They didn’t force their assistance on me and moved to the girl’s room as I stuffed a few of my notebooks, the refurbished laptop I saved enough money to buy (praying it hadn’t been destroyed), and some small trinkets into the box.

I pushed myself to my feet with the box in my arm and searched the room numbers, spotting room 333 ahead on the right. I grabbed hold of my bin and moved to it. I halted in the doorway. The family who’d just passed me hurried around the room unpacking and decorating.

“Hey,” the dad said with a smile when he noticed me standing there. “We know you.”

I forced a smile before glancing to the brunette who I now realized was my roommate Kendall. Her social media account didn’t do her justice. She looked like she could be a model. Maybe she was. Given her wide eyes taking in my long brown braids and five-foot-two, ninety pounds stature, she was just as surprised by my meek appearance. We’d spoken via DM, but it didn’t take long to realize we were exact opposites. She’d be pledging a sorority, and I’d hopefully be volunteering for the science department in a lab until all hours of the night. “Hi, Kendall.”

Her eyes softened. “Shay?”

I nodded, trying my best to give off the impression that I was like all the other college freshmen super stoked to be living the college life. Don’t get me wrong. I was happy to be on my own and starting over. But not the way others were. They saw no supervision, late nights without questions, and parties. I saw freedom from daily stress and the unknown.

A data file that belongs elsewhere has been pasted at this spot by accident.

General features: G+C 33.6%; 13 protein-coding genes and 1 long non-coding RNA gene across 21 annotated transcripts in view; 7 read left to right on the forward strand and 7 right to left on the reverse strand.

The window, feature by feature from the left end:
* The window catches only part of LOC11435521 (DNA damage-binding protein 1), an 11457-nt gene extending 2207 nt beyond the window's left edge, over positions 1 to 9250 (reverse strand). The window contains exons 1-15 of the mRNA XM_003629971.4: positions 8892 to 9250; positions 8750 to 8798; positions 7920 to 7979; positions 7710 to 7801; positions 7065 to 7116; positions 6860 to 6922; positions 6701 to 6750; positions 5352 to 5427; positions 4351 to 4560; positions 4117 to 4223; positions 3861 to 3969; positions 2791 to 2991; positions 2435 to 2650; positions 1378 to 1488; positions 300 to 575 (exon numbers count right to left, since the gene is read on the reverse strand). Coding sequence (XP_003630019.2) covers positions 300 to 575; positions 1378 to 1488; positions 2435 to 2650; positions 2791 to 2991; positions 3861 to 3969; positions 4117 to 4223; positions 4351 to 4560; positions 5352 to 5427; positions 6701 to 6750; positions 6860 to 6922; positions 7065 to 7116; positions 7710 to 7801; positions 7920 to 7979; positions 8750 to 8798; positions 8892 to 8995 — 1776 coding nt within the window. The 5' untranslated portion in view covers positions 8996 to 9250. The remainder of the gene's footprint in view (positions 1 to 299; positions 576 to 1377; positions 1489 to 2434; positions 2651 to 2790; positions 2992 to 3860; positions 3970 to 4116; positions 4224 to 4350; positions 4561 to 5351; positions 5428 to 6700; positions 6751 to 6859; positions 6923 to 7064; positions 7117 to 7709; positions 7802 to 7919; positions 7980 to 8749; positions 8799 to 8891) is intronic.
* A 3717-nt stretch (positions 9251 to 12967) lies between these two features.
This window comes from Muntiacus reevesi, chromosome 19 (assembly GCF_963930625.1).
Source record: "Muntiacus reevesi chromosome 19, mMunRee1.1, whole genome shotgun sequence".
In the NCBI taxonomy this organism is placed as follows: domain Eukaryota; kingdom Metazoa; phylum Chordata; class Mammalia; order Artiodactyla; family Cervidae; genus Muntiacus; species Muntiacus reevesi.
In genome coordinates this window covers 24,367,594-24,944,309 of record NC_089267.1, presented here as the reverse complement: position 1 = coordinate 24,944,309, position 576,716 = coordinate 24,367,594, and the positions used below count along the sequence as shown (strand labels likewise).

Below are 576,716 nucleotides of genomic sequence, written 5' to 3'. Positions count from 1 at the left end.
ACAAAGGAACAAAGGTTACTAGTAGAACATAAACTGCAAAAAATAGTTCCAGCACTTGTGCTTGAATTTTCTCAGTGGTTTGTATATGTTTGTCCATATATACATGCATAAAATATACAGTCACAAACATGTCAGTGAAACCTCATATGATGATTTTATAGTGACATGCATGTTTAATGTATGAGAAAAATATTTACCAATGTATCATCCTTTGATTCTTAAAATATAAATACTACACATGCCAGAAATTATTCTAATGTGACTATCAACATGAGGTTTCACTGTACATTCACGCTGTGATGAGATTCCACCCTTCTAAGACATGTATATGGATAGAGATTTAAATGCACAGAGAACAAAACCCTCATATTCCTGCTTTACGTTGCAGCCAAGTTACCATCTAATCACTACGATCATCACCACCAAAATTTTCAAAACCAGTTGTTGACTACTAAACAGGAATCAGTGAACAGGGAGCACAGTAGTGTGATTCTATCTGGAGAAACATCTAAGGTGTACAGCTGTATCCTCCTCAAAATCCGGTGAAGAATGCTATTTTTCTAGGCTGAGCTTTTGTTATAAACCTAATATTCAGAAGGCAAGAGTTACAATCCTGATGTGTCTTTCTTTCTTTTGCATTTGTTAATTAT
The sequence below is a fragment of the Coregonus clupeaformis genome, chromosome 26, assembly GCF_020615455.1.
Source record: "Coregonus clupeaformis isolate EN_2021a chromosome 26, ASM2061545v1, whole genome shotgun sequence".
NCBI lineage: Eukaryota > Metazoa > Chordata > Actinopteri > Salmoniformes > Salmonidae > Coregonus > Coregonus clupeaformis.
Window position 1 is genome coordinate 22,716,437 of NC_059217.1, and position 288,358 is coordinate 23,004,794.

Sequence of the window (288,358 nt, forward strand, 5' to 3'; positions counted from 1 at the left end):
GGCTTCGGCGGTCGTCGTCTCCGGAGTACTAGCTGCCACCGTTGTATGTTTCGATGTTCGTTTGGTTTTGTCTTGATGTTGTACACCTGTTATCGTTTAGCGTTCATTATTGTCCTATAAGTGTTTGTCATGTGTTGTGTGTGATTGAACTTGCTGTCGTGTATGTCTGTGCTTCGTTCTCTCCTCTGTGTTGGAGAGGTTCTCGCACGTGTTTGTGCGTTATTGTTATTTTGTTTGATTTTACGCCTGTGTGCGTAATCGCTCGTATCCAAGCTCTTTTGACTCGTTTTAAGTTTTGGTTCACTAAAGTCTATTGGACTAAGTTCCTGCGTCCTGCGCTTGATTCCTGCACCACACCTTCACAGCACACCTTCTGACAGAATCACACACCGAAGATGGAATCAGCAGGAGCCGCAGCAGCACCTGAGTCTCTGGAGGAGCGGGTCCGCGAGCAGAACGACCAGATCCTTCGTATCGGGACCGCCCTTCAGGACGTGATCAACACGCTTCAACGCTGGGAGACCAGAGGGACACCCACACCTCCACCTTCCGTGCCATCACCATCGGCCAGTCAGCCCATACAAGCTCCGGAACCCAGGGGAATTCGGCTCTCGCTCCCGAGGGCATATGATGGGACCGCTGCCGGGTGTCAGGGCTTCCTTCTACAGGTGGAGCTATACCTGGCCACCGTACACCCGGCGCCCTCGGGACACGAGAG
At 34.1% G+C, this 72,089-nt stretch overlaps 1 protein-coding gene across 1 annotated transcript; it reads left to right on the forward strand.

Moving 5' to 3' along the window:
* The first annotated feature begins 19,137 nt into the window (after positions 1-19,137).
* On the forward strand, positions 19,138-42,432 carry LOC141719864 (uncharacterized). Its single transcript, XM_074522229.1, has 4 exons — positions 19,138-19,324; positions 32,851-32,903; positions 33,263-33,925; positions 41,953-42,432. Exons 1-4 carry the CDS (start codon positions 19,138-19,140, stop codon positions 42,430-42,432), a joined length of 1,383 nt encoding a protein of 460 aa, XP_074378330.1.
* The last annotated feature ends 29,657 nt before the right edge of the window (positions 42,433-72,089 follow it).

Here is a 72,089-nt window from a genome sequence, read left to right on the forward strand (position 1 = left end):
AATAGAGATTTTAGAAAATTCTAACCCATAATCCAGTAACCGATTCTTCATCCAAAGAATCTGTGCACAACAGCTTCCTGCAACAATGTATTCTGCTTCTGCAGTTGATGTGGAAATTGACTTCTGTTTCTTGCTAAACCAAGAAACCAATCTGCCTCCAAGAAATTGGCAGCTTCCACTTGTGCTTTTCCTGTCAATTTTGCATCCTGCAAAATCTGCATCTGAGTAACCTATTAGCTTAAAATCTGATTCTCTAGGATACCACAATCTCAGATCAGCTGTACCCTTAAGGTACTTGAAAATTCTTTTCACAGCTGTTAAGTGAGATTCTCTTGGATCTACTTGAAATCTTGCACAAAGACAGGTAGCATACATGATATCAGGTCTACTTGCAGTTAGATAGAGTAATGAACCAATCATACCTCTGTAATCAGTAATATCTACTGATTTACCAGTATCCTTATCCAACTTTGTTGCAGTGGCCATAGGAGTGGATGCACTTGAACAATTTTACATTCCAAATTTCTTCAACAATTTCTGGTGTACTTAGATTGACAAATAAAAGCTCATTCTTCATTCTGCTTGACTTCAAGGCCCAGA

“What happened out there?” Kendall’s mom asked. “Did your box give way?”

“That’s what I get for using cardboard,” I lied.

She eyed my box and container. “Would you like help bringing up the rest of your things?”

I blushed. “This is all I have.”

“Oh,” she said, suddenly looking as uncomfortable as I felt.

“I’m low maintenance. I need very little to survive,” I continued, hoping I hadn’t insulted my new roommate who seemed to have triple the things I had.

Kendall’s dad smiled. “I tell Kendall all the time that less is more.”

Kendall rolled her eyes at her dad and then looked to me. “I’m relieved you’re a minimalist. Where would all my stuff go otherwise?” She smiled, and I realized that maybe having a roommate who was my opposite would work out better than having a roommate who was as neurotic about school and succeeding as I was.

“Kendall said you’re from Colorado,” her mother said as she unpacked Kendall’s bed linens.

“About thirty minutes from here.”

“Wanted to stay close to home?” her dad asked.

Nope. “I actually received a full scholarship, so it was a no-brainer.”

“Full scholarship?” Kendall asked. “I didn’t know that. What’s your major?”


Her eyes widened. “So, you can help me with my science classes?”


“I sense the beginning of a great friendship,” her father said.

I expected sarcasm when I looked to Kendall. But, instead, she just smiled. “Me too.”

Relief swept over me telling me—despite the rude girl interaction—that this was going to be a great first year of college after all.